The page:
Generic version of drug linked to Michael Jackson recalled
Two tainted lots of a generic version of a drug reportedly taken by Michael Jackson have been recalled by the drug maker.
However, no link has been established between the drug -- a powerful sedative and anesthetic called propofol -- and the singer's death.
"I have no way of knowing anything related to this specific product -- if it might have played a role or not played a role," said Dr. Arjun Srinivasan, the chief investigator on the recall for the Centers for Disease Control and Prevention.
The agency is not involved in the investigation into Jackson's death, he said.
The CDC issued a health advisory Monday, saying two lots of a generic version of the drug had tested positive for endotoxin, a contaminant. The drug maker, Teva Pharmaceuticals, voluntarily recalled the lots.
Srinivasan said the agency received 40 reports of patients around the country developing high fevers and muscle aches after being injected with the drug.
"All of the cases had high fevers, some muscle aches, headaches, but no issues with heart problems that we were told of," he said.
Jackson died June 25 of cardiac arrest. The exact cause of death is pending toxicology results.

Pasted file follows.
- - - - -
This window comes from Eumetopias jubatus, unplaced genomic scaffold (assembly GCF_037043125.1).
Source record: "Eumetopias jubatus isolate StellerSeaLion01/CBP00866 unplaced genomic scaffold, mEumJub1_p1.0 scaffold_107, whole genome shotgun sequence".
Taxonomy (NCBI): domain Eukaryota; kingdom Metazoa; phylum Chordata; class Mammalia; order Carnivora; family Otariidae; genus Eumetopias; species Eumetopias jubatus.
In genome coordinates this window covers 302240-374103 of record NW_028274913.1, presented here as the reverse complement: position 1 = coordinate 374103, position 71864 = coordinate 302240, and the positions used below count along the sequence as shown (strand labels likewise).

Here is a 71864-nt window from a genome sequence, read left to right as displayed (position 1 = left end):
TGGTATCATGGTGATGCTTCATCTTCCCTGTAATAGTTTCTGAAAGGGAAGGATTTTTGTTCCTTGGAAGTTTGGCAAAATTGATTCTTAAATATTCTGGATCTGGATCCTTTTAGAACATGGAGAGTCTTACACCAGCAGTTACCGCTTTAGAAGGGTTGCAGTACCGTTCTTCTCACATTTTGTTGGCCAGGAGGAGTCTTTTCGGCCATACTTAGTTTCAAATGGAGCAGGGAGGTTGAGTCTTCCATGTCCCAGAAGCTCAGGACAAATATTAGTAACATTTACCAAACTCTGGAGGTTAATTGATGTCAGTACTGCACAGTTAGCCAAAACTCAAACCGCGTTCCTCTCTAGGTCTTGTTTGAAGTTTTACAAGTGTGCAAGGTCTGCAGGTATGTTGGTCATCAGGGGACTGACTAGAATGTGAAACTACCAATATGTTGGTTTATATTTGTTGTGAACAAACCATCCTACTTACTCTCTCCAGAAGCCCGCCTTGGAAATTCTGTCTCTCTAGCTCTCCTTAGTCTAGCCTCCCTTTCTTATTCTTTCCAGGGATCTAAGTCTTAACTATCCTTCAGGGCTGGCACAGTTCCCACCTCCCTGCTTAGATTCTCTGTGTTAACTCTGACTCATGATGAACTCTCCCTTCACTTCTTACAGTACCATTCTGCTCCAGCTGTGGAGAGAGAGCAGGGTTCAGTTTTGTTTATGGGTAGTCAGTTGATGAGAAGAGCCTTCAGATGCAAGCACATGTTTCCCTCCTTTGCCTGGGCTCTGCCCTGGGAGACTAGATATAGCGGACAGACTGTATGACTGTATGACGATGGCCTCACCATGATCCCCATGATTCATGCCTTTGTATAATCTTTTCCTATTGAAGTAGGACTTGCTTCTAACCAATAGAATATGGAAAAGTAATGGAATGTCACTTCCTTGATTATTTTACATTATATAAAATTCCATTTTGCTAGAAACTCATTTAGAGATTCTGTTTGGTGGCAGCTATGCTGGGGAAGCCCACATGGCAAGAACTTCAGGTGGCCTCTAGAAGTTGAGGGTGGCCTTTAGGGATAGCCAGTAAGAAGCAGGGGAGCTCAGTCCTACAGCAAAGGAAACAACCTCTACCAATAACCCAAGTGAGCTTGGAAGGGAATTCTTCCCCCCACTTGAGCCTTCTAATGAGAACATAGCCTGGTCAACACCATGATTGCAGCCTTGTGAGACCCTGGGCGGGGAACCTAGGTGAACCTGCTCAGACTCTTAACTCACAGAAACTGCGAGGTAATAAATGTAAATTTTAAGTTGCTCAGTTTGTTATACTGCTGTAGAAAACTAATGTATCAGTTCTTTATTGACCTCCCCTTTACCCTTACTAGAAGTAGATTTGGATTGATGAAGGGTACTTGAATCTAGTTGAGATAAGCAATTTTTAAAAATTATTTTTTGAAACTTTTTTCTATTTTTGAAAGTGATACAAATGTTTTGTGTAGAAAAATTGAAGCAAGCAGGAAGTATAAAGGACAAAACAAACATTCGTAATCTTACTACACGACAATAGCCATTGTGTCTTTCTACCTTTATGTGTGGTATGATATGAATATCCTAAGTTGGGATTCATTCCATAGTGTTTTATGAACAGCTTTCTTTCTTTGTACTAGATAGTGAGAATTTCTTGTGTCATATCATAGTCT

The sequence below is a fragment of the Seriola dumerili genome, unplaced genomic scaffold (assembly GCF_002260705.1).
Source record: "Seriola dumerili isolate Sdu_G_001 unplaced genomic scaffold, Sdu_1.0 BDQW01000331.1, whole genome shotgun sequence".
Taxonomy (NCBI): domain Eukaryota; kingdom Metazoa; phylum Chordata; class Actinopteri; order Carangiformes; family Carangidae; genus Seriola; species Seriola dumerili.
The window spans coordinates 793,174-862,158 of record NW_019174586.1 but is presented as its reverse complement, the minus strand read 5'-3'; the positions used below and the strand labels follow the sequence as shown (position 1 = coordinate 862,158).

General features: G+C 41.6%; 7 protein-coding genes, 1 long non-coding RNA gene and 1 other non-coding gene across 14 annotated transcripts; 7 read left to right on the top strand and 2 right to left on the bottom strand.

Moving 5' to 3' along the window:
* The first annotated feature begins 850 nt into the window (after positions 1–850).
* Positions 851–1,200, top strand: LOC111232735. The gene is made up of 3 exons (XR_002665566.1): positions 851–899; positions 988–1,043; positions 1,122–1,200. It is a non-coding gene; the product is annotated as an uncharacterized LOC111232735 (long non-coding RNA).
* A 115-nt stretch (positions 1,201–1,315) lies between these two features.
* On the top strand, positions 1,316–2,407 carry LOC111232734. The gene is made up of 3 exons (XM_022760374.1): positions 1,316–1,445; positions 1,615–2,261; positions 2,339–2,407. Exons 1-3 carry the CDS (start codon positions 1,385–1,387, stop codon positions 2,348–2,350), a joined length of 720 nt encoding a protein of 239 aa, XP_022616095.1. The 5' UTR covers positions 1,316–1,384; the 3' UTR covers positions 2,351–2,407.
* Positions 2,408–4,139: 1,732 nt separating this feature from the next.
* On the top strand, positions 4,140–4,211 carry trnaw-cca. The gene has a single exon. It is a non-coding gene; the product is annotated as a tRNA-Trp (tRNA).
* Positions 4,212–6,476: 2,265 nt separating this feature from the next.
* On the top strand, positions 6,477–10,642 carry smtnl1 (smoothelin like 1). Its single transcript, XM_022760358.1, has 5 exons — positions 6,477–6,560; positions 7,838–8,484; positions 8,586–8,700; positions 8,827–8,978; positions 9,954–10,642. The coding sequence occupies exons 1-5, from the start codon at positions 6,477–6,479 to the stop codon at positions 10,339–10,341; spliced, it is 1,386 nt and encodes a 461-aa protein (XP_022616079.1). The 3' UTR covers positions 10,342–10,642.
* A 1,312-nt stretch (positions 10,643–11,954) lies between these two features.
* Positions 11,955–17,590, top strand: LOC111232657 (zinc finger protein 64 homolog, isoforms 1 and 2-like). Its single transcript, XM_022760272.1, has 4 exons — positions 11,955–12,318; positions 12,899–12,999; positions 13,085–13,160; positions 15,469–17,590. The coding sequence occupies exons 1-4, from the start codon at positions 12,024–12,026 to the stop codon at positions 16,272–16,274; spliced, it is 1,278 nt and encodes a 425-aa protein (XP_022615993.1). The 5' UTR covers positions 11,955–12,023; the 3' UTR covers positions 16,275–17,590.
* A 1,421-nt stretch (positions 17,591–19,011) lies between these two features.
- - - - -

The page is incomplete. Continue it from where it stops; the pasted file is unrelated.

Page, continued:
All of the people who had taken propofol recovered; only one was hospitalized and that patient was quickly discharged, he said.
But, he added, "at high doses, endotoxin can absolutely cause lowered blood pressure and much more serious reactions."
"It can cause decreases in blood pressure, which could precipitate problems with your heart."
The manufacturer, Teva Pharmaceuticals, is working with the Food and Drug Administration to determine how the contamination occurred and is voluntarily recalling the affected lots, he said.
A spokeswoman for Teva said about 57,000 vials were included in the recall of the drug, and said the company had been contacted by the Drug Enforcement Administration.
"I can say the DEA did contact us about a specific lot number, and that lot number is not from the two we are recalling," said spokeswoman Denise Bradley.
She would not say whether the contact was related to the Jackson investigation.
A DEA spokesman did not immediately return a call seeking comment.
The Associated Press and the Los Angeles Times, citing unidentified sources, have reported that police found the drug Diprivan, a brand-name version of propofol, among Jackson's medicines.
A source involved with the probe into Jackson's death told CNN that investigators found numerous bottles of prescription drugs in his $100,000-a-month rented mansion in Holmby Hills, California.
ProPublica, an online news organization, first reported a possible link between Jackson's death and the drug recall on Tuesday.
But an FDA spokeswoman denied there could have been a link.
"This is fever, chills," said Karen Riley. "Does that sound like heart failure?"
She said at least three companies make the generic version of the drug and only one of them -- AstraZeneca -- makes Diprivan, the brand-name version.
"We don't know what was at Michael Jackson's house, but I'm guessing it was Diprivan because that's what the reporting has been," Riley said. "This [the propofol recall] was endotoxin in the drug. It would not cause heart failure. ... It's unrelated."
Authorities have said the cause of Jackson's heart failure will not be determined officially until toxicology tests are complete.
July 14, 2009